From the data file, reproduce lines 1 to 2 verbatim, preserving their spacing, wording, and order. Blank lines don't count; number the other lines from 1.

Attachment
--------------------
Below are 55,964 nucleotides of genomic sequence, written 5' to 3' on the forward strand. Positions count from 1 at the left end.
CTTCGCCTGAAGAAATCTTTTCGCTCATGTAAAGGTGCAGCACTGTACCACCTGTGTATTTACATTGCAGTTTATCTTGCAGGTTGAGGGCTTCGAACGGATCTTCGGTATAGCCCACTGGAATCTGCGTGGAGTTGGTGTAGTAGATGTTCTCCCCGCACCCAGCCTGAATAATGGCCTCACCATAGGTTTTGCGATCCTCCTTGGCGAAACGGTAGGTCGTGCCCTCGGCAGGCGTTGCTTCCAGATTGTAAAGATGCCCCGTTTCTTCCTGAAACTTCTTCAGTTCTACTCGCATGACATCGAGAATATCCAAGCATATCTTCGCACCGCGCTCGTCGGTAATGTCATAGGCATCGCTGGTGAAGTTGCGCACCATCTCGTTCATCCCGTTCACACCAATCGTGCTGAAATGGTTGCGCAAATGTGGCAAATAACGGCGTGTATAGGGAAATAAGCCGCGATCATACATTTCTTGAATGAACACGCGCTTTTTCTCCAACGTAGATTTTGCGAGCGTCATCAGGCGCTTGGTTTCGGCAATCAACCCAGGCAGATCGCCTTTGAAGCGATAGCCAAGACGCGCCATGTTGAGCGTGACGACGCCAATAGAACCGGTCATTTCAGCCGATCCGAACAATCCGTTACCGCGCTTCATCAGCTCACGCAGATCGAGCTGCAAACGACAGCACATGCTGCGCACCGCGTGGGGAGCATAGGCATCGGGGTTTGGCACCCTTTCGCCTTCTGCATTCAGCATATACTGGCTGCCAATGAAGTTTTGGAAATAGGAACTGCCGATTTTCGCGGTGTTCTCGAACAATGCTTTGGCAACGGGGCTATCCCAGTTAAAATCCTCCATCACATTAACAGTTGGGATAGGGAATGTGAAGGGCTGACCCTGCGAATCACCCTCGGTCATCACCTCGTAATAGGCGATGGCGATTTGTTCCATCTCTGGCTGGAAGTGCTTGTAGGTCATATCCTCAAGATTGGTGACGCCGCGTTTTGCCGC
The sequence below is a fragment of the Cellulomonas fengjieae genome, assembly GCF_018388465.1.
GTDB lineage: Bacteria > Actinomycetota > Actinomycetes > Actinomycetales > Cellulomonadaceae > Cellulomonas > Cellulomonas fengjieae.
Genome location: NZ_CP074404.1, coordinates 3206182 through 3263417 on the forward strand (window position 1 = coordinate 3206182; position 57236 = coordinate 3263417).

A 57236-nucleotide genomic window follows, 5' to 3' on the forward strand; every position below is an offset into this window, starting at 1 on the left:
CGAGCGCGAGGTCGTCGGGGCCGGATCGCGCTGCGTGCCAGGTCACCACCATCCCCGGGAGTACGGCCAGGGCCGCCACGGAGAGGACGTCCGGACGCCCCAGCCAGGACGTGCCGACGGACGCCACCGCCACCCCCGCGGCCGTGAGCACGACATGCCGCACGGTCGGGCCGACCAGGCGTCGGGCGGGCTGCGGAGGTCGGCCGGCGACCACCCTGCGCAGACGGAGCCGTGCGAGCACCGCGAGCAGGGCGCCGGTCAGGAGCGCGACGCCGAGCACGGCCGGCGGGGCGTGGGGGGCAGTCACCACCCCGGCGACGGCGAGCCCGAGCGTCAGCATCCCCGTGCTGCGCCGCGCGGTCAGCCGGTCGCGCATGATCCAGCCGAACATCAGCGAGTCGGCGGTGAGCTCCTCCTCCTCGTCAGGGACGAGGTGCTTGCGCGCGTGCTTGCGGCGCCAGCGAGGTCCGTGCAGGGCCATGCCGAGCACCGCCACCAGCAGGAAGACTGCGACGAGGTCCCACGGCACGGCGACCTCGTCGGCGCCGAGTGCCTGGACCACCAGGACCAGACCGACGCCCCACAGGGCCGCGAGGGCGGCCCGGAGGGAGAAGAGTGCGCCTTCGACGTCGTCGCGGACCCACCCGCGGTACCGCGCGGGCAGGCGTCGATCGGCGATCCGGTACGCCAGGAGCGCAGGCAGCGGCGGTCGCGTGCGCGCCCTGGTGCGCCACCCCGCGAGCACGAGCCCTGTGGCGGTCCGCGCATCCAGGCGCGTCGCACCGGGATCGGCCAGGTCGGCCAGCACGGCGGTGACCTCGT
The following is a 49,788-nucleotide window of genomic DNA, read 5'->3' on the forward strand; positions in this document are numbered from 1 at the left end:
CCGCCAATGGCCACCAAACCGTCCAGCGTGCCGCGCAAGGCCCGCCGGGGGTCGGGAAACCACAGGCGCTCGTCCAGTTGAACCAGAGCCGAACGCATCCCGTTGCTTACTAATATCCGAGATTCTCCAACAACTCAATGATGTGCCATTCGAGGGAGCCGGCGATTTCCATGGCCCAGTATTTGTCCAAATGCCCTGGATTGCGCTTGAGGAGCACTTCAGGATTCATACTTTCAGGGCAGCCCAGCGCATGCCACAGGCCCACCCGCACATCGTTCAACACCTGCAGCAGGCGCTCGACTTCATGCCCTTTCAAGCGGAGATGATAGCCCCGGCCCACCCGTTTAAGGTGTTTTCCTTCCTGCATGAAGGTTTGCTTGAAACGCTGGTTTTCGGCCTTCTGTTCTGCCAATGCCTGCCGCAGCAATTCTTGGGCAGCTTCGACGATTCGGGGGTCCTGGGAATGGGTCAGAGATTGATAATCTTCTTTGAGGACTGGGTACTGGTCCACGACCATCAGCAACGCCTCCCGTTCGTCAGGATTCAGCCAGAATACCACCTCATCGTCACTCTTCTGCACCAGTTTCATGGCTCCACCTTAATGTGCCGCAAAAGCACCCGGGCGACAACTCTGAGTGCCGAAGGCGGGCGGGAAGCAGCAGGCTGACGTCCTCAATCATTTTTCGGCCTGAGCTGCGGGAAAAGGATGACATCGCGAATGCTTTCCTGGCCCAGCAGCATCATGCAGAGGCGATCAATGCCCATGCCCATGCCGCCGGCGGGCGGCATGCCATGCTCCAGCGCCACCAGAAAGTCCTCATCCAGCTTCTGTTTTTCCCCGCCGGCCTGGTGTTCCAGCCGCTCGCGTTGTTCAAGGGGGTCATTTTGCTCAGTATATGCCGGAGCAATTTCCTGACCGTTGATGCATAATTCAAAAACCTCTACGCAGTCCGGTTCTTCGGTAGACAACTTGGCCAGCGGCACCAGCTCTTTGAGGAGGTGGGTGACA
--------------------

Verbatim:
Below are 55,964 nucleotides of genomic sequence, written 5' to 3' on the forward strand. Positions count from 1 at the left end.
CTTCGCCTGAAGAAATCTTTTCGCTCATGTAAAGGTGCAGCACTGTACCACCTGTGTATTTACATTGCAGTTTATCTTGCAGGTTGAGGGCTTCGAACGGATCTTCGGTATAGCCCACTGGAATCTGCGTGGAGTTGGTGTAGTAGATGTTCTCCCCGCACCCAGCCTGAATAATGGCCTCACCATAGGTTTTGCGATCCTCCTTGGCGAAACGGTAGGTCGTGCCCTCGGCAGGCGTTGCTTCCAGATTGTAAAGATGCCCCGTTTCTTCCTGAAACTTCTTCAGTTCTACTCGCATGACATCGAGAATATCCAAGCATATCTTCGCACCGCGCTCGTCGGTAATGTCATAGGCATCGCTGGTGAAGTTGCGCACCATCTCGTTCATCCCGTTCACACCAATCGTGCTGAAATGGTTGCGCAAATGTGGCAAATAACGGCGTGTATAGGGAAATAAGCCGCGATCATACATTTCTTGAATGAACACGCGCTTTTTCTCCAACGTAGATTTTGCGAGCGTCATCAGGCGCTTGGTTTCGGCAATCAACCCAGGCAGATCGCCTTTGAAGCGATAGCCAAGACGCGCCATGTTGAGCGTGACGACGCCAATAGAACCGGTCATTTCAGCCGATCCGAACAATCCGTTACCGCGCTTCATCAGCTCACGCAGATCGAGCTGCAAACGACAGCACATGCTGCGCACCGCGTGGGGAGCATAGGCATCGGGGTTTGGCACCCTTTCGCCTTCTGCATTCAGCATATACTGGCTGCCAATGAAGTTTTGGAAATAGGAACTGCCGATTTTCGCGGTGTTCTCGAACAATGCTTTGGCAACGGGGCTATCCCAGTTAAAATCCTCCATCACATTAACAGTTGGGATAGGGAATGTGAAGGGCTGACCCTGCGAATCACCCTCGGTCATCACCTCGTAATAGGCGATGGCGATTTGTTCCATCTCTGGCTGGAAGTGCTTGTAGGTCATATCCTCAAGATTGGTGACGCCGCGTTTTGCCGC